Lenny Tristia Tambun
Jakarta Governor Joko Widodo on Monday said he wanted construction of a giant sea wall project in Jakarta Bay to begin as soon as possible, as part of efforts to protect the capital against tidal flooding.
The Public Works Ministry, on the other hand, has said that it is not planning to begin construction until 2016.
“That is too long. If possible it should be this month, the start should not be delayed for too long. If the computations are completed, the decision should be taken,” the governor said.
He said that at present, the technical aspects of the construction, as well as the economic and environmental impacts, were still being studied.
“The plan for the construction is still being developed, but as soon as possible I will take a decision,” Joko said.
He said he was optimistic that the building of the sea wall could start soon because the project was fully funded through the city budget. He added that the private sector was welcome to invest if interested.
“The funding concerns more than Rp 100 trillion [$10.4 billion], but an investment arrangement could also be used,” he said. “There are already many in the private sector who have raised their hands. But we have not yet computed everything and since this concerns a sum that is not only large, but very large, we will have to decide on the funding arrangement.”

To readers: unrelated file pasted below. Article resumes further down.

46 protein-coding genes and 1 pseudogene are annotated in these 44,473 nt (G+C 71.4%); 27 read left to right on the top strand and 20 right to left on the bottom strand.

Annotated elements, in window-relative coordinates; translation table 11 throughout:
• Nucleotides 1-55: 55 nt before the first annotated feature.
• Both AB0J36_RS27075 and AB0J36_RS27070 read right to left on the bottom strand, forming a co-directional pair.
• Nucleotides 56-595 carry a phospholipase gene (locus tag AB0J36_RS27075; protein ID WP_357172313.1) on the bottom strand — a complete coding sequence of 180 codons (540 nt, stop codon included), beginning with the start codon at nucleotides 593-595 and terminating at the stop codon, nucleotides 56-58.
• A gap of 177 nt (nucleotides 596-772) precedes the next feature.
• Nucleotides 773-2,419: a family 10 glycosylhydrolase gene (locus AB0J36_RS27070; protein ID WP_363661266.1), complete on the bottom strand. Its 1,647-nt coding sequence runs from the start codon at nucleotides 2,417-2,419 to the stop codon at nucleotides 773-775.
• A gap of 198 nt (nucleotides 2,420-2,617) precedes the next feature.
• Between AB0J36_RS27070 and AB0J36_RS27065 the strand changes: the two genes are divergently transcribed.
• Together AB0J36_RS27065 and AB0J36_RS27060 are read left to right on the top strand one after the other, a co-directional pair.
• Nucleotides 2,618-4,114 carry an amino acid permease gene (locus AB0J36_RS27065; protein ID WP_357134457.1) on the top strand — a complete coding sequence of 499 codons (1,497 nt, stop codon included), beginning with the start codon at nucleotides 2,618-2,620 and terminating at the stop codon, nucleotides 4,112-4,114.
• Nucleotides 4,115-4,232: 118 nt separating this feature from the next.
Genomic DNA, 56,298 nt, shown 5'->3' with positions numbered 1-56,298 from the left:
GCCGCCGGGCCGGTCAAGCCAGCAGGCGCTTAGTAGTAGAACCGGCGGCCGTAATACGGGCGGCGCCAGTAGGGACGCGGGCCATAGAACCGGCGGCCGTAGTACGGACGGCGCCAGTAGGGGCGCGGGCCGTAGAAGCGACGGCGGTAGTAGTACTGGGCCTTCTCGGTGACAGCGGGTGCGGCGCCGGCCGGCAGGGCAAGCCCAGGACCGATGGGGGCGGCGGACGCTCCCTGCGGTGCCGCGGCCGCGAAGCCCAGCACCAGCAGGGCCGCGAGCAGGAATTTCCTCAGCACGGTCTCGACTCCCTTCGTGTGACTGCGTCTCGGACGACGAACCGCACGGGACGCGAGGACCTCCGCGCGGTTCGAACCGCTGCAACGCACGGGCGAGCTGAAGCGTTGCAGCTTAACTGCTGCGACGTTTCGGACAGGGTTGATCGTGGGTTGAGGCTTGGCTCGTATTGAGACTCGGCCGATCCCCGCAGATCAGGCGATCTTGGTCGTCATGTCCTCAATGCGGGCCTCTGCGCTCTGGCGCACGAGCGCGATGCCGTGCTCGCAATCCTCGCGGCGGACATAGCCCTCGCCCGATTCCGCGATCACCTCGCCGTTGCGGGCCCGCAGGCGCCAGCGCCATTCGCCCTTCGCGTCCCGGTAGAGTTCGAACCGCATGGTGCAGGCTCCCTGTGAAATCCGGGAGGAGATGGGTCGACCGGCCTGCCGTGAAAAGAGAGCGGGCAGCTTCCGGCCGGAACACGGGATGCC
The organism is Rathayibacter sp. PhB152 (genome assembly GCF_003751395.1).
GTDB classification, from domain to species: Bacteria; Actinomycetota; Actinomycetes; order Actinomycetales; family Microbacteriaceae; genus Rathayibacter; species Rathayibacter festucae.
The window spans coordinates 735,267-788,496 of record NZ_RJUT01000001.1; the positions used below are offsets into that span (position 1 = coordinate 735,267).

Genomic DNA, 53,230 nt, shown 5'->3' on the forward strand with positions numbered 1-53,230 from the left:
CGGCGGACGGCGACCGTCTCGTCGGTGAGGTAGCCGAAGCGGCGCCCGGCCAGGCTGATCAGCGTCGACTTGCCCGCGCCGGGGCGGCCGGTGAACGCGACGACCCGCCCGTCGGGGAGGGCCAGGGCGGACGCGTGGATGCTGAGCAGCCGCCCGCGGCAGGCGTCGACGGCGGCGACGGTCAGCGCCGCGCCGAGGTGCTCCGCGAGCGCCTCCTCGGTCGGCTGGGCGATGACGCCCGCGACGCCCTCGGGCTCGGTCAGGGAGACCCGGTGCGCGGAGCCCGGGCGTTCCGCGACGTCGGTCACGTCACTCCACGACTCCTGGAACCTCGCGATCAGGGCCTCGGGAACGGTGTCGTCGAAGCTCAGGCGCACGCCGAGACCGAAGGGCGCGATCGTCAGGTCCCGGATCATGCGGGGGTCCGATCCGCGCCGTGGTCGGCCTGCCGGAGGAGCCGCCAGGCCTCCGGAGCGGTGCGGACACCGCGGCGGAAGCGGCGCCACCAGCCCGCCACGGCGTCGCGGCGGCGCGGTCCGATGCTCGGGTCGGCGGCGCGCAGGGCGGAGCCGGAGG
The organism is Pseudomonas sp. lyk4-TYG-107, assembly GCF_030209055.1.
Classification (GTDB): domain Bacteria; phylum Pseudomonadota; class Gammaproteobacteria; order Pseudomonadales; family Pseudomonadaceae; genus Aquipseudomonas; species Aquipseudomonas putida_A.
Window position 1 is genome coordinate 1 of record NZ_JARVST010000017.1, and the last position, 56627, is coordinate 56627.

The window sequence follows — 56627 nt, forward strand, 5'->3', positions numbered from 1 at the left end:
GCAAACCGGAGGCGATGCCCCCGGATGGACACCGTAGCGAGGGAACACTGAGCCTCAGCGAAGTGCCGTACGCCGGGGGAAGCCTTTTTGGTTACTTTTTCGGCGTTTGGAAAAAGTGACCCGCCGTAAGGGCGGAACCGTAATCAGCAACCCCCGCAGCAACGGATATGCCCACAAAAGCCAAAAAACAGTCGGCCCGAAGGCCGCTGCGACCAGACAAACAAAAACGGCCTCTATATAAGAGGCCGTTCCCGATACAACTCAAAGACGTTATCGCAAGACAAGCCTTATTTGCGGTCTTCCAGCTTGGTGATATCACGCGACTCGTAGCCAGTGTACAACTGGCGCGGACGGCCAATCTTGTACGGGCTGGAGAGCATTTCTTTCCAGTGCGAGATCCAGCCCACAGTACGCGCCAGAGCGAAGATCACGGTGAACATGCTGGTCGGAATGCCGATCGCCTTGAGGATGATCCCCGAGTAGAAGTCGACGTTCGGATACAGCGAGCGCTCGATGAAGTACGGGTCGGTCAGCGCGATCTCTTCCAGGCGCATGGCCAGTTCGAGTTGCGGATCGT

Joko declined to identify those private investors already airing interest in putting money into the project, but unconfirmed speculation has included names such as Setdco Universal Corporation and PricewaterhouseCoopers.
The giant sea wall, Joko said, was expected to help protect the city against floods resulting from tidal surges.
“Considering the natural conditions caused by global warming, the tide is rising by the year, because melting ice will increase the tide levels and willing or not, that sea wall needs to be built,” the governor said. “And as soon as possible, because we do not want to be underwater.”
He added that the sea wall was not built to cope with just one or two decades of flood threats, but rather would be erected to last up to 100 years. The various existing plans envision a sea wall between 35 and 60 kilometers long, beginning at Teluk Naga in Tangerang and ending at Tanjung Priok in North Jakarta.
The area between the wall and the shore could also be used as a reservoir from which sea water could be processed into potable water, Joko said.
Officials have said that a complete plan for the wall will still require up to two years to finalize.